The Process is the Point

Can we think past job creation to building a culture of entrepreneurship?

The person: Earlier this year, Kate Noble, an economic development specialist with the City of Santa Fe and part of the support network behind MIX Santa Fe (see page 30), created a business development plan for Santa Fe. The concept behind the plan is a three-pronged approach that Noble says cities should take in order to encourage economic development: maintaining and investing in quality of life, providing good service for businesses, and promulgating an economic development program aimed at “diversifying the economy and creating high-wage jobs.” Sound like a bunch of jargon? Consider the possibility of a pilot project that not only applies that concept, but tests it at the same time.

The plan: “Ignite the entrepreneurial ecosystem” by creating a pilot program to assist selected “entrepreneurial fellows.”

How it works: Rather than targeting certain industries, Noble proposes a broader goal: fostering entrepreneurship. “I think about it more as a general entrepreneurial culture,” she says. “One size doesn’t fit all, so if we can find ways for entrepreneurism to be the thing, even the industry—that we cultivate, that we celebrate—we’re really good at that.”

Creating a culture of entrepreneurialism is, in fact, what government should do, Noble says.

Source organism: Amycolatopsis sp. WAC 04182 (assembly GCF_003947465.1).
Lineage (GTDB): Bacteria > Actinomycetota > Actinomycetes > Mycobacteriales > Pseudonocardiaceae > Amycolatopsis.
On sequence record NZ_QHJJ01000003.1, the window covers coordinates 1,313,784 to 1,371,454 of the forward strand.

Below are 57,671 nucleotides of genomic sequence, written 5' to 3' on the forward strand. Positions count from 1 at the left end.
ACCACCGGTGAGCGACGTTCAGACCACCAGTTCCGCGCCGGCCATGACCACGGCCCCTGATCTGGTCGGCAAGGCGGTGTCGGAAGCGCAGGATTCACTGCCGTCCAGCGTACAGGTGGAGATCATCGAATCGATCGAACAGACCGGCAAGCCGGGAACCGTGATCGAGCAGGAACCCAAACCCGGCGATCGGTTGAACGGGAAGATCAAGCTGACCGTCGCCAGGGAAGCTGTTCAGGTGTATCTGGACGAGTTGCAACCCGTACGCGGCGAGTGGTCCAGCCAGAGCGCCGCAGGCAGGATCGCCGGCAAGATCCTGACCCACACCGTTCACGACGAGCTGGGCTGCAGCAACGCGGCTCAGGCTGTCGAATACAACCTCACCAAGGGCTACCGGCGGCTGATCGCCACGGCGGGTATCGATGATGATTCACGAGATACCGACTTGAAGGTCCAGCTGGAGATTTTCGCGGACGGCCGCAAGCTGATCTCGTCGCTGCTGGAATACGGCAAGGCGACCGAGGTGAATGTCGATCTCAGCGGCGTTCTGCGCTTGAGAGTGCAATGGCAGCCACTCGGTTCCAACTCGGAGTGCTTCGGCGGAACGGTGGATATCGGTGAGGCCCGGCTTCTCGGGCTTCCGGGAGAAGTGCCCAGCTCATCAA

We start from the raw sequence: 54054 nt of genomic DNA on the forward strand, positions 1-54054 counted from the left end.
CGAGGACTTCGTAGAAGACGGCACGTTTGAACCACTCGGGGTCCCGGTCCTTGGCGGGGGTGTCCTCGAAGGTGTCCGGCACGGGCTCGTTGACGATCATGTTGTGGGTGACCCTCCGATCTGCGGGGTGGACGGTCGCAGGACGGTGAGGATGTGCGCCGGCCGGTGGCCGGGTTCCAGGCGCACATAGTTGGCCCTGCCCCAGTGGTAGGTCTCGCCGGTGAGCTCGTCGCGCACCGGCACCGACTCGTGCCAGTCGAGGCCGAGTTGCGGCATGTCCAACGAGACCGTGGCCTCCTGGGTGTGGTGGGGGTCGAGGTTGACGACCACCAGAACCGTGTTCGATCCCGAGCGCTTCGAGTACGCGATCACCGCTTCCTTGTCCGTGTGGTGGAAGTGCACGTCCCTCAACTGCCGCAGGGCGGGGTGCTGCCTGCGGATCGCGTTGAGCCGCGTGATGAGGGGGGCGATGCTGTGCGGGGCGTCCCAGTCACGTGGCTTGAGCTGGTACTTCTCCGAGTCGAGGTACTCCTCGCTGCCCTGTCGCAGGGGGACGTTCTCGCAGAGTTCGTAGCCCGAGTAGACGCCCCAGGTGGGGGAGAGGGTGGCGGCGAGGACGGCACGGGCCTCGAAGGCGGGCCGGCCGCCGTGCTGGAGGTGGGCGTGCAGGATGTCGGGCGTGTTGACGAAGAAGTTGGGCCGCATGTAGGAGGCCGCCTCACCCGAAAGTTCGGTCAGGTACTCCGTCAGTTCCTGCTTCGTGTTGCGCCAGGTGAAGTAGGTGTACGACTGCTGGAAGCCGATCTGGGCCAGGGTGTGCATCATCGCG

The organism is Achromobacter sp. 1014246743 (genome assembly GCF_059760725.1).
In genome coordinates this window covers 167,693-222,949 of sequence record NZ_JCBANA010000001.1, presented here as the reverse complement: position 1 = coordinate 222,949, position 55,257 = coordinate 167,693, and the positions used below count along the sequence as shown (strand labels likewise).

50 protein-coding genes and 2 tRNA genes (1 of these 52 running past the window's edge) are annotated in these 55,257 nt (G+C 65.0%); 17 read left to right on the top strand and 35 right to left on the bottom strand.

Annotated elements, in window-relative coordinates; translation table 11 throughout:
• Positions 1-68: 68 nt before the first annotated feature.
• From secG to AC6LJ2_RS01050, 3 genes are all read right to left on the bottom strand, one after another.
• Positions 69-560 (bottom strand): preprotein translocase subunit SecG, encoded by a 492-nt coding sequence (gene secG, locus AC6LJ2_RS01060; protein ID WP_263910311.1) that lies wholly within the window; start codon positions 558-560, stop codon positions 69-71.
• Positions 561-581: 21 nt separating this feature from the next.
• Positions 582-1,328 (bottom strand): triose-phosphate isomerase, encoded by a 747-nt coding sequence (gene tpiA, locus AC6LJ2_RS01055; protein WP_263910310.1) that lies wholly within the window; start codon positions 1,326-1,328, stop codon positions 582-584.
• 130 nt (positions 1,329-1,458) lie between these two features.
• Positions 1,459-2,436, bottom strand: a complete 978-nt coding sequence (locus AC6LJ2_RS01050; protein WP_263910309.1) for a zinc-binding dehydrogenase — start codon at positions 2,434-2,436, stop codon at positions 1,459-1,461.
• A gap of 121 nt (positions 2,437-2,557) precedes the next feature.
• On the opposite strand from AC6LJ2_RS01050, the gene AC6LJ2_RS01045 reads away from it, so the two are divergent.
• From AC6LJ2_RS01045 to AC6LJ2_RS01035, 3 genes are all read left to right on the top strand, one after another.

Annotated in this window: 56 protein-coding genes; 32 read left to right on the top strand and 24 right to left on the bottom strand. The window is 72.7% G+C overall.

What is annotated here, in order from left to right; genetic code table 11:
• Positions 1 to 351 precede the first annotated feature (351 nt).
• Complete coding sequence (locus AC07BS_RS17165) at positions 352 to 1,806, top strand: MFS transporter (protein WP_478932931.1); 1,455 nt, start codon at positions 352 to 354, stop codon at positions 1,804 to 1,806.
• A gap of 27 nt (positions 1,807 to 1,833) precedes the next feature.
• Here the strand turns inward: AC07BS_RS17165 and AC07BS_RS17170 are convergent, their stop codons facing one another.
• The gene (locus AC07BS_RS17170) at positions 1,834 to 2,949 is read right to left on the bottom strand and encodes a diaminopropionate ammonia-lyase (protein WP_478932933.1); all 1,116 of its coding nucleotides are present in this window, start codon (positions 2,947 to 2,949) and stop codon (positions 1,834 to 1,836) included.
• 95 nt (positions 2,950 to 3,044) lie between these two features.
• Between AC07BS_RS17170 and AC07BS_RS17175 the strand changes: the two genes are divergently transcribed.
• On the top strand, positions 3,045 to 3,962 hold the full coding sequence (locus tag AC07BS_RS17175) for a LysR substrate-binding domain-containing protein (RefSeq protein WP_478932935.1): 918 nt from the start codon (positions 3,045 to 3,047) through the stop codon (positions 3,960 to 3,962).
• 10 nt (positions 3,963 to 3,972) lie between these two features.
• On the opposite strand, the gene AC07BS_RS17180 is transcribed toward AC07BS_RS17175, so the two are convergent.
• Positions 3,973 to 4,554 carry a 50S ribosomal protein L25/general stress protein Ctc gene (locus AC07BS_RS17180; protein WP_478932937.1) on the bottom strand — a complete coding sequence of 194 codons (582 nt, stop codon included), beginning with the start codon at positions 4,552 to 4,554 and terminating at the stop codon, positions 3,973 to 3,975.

"The outcome you want is the job creation, but I think the history of where governments have most effectively played in economic development is in creating the environment," Noble explains.

Noble's business development plan describes a pilot program that would competitively select six to 12 "entrepreneurial fellows." The fellows would "commit to a three- to six-month term of intensive work to grow their business," according to the plan and, in turn, would receive free workspace, "free space to display their progress" and a stipend from the city.

The program, Noble says, could be "a rough-and-tumble way to take elements from these [economic development] programs around the country that are successful and figure out what pieces fit here."

It's also an opportunity to take advantage (yes, advantage) of the recession's tendency to prompt what Noble describes as "a burst of entrepreneurial activity."

"There's actually a lot popping there," she says—and a program that recognizes and unites entrepreneurs may help Santa Feans realize that fact.

As yet nothing’s set in stone, but as Noble puts it, “The process is the point.”

Bottom line: By offering targeted support to motivated entrepreneurs, Santa Fe may be able to create not just jobs, but a larger, job-creating atmosphere. “Hopefully, we can create that feeling of possibility…the culture of entrepreneurialism,” Noble says. “The word ‘ecosystem’ is overused, but it’s a really good one: to try to enliven that ecosystem.”

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